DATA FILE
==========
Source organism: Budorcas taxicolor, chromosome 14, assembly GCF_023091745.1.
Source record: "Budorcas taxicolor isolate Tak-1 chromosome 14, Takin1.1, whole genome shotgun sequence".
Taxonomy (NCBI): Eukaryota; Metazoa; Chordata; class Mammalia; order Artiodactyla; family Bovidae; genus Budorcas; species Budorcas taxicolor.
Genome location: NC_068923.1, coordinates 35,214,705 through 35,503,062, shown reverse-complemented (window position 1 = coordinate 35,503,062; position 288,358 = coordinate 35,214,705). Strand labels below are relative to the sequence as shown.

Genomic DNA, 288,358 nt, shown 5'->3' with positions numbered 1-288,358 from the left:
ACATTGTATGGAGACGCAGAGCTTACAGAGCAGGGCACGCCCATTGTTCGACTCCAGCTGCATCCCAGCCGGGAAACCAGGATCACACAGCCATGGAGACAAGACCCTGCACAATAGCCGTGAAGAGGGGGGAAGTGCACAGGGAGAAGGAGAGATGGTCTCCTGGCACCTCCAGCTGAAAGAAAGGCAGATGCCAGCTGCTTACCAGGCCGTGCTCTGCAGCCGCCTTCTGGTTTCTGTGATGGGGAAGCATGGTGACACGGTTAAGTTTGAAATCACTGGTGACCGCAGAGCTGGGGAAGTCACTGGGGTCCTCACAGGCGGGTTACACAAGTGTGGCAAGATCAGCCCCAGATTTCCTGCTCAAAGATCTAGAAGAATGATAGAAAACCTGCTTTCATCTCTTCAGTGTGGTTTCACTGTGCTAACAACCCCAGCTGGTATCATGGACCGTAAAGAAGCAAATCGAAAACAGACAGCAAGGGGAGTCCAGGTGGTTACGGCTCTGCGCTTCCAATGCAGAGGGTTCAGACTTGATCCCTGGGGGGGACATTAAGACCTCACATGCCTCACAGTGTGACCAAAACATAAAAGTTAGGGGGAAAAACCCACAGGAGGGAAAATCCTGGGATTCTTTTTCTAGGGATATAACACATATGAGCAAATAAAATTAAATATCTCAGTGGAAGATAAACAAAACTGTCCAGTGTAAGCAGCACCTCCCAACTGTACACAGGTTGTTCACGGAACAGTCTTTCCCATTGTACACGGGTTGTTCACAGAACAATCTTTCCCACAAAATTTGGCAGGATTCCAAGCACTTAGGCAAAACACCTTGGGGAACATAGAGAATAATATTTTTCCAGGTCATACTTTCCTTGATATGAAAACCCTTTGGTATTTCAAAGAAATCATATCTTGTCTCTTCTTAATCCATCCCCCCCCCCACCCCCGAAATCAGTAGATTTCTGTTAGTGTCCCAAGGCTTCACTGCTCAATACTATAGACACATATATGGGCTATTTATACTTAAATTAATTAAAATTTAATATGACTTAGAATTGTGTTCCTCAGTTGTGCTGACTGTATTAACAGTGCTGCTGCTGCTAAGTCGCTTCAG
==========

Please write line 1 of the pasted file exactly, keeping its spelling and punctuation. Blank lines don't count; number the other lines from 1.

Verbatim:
Source organism: Budorcas taxicolor, chromosome 14, assembly GCF_023091745.1.